Corals under water

NOAA,  November 30, 2012
(Image – Pillar coral stand in the Upper Keys with blue-headed wrasse (NOAA)In compliance with a federal court ordered deadline, and consistent with existing international protections, NOAA Fisheries announced today that it is proposing Endangered Species Act (ESA) listings for 66 coral species, including 59 in the Pacific and seven in the Caribbean. This science-based proposal is more limited than the 2009 original petition that led to a settlement agreement and the court order. In order to ensure robust input, NOAA has been engaging the public since the process began three years ago. Before this proposed listing is finalized in late 2013, there will be a 90-day public comment period during which NOAA will hold 18 public meetings.

Continue reading »

 

New Scientist, 29 November 2012 by Anil Ananthaswamy

Expect more water to lap at your shores. That’s the take-home message from two studies out this week that look at the latest data on sea level rise due to climate change.

The first shows that current projections for the end of the century may seriously underestimate the rise in global sea levels. The other, on the ice sheets of Greenland and Antarctica, looks at just how much of the water stored up there has been moving into the oceans.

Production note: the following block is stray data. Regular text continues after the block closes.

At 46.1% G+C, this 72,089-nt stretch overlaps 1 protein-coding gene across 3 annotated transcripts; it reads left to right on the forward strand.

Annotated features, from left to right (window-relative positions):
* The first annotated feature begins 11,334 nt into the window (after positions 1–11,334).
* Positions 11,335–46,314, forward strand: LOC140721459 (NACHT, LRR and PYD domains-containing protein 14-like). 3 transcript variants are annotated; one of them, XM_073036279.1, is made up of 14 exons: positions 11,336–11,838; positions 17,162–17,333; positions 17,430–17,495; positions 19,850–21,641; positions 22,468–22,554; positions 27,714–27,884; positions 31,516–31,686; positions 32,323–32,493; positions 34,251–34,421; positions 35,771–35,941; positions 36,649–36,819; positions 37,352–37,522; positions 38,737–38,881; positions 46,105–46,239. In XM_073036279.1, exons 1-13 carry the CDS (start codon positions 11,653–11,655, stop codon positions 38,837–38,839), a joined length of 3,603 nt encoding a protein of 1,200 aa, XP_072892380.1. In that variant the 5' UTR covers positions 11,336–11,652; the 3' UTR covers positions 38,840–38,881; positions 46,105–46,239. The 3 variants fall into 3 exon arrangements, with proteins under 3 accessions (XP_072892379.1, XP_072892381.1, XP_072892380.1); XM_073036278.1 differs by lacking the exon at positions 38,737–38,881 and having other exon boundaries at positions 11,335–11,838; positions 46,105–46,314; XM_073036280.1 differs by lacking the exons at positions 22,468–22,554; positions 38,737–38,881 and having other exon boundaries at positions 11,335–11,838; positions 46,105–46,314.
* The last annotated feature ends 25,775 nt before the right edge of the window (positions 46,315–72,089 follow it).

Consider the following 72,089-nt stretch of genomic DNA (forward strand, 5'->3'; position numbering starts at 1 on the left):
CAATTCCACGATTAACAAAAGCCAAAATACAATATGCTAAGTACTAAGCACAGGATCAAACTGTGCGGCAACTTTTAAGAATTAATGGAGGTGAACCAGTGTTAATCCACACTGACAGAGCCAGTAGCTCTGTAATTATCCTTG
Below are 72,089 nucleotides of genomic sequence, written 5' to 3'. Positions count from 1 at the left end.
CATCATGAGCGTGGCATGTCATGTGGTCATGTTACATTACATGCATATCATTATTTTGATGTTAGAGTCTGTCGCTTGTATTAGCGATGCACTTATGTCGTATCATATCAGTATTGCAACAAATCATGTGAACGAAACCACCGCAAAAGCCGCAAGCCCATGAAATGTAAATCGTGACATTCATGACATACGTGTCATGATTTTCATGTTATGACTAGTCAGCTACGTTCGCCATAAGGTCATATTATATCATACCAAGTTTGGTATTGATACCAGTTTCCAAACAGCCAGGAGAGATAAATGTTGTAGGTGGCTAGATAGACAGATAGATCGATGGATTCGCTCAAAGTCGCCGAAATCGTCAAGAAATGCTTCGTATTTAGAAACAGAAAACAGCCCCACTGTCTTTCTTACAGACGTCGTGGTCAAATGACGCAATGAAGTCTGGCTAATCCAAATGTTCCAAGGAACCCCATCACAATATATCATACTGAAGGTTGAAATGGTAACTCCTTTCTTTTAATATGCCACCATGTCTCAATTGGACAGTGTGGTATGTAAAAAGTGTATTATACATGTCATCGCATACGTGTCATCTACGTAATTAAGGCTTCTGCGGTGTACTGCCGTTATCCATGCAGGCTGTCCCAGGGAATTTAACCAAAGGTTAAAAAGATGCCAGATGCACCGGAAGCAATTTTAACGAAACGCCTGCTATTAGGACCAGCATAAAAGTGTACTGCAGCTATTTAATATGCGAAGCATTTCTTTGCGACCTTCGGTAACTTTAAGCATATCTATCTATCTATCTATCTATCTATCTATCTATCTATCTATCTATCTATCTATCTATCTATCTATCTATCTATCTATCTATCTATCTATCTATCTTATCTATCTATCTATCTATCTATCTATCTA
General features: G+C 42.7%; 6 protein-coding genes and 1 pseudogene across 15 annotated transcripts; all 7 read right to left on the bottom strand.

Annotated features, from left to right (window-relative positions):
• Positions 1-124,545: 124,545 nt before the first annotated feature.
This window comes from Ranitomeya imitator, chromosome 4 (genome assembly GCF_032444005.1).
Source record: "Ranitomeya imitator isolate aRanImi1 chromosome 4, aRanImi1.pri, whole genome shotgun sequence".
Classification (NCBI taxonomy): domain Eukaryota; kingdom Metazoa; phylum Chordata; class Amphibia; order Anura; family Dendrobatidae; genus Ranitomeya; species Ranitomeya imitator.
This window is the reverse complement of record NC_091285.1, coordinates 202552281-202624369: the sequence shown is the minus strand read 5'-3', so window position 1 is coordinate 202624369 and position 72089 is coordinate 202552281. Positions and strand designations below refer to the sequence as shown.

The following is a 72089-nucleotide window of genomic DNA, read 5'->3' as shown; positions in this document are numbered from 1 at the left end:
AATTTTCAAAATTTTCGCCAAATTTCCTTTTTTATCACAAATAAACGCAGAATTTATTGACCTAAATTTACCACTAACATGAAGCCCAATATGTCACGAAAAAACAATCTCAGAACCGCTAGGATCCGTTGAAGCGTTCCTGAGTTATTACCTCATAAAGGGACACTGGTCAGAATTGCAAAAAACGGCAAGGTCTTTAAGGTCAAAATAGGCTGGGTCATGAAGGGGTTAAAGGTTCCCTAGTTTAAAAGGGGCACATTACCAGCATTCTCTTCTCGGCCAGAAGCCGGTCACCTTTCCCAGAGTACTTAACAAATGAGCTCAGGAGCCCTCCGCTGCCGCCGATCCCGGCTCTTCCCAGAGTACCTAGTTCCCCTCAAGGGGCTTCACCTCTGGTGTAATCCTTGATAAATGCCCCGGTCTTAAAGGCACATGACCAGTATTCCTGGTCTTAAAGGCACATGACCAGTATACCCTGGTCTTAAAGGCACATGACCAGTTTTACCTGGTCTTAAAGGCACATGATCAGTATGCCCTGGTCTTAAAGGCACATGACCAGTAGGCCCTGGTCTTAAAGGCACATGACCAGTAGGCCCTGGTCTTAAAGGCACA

Both demonstrate that global warming is a real and imminent threat.

Continue reading »

 

Chris McGrathDr Chris McGrath, Barrister-at-Law and Senior lecturer, School of Geography, Planning and Environmental Management

Burn it all. That is the plan in Australia’s new Energy White Paper.

Released yesterday by Resources and Energy Minister Martin Ferguson, it talks about responding to climate change while planning the opposite.

It is true that the Energy White Paper plans to diversify energy production and includes initiatives for renewable energy but this is additional to burning all of our coal and gas reserves.

Continue reading »

 

New satellite images show polar ice coverage dwindling in extent and thickness.   A report from the European Space Agency‘s CryoSat-2 probe 

 Science Editor (guardian.co.ukSea ice in the Arctic is disappearing at a far greater rate than previously expected, according to data from the first purpose-built satellite launched to study the thickness of the Earth’s polar caps.

Preliminary results from the European Space Agency‘s CryoSat-2 probe indicate that 900 cubic kilometres of summer sea ice has disappeared from the Arctic ocean over the past year.

Continue reading »

 

Here is a novel way for responding to sealevel rise.  Just in legislate it out of existence!  This article by Bruce Henderson appeared in the News Observer on May 28.  If you look at the lobby group behind all of this, NC20, you will see that they also claim that internationally renowned researchers such as Stefan Rahmstorf  has been fabricating stories about sea level rise so that big companies such as Munich Re can raise their insurance rates!  This is nutty!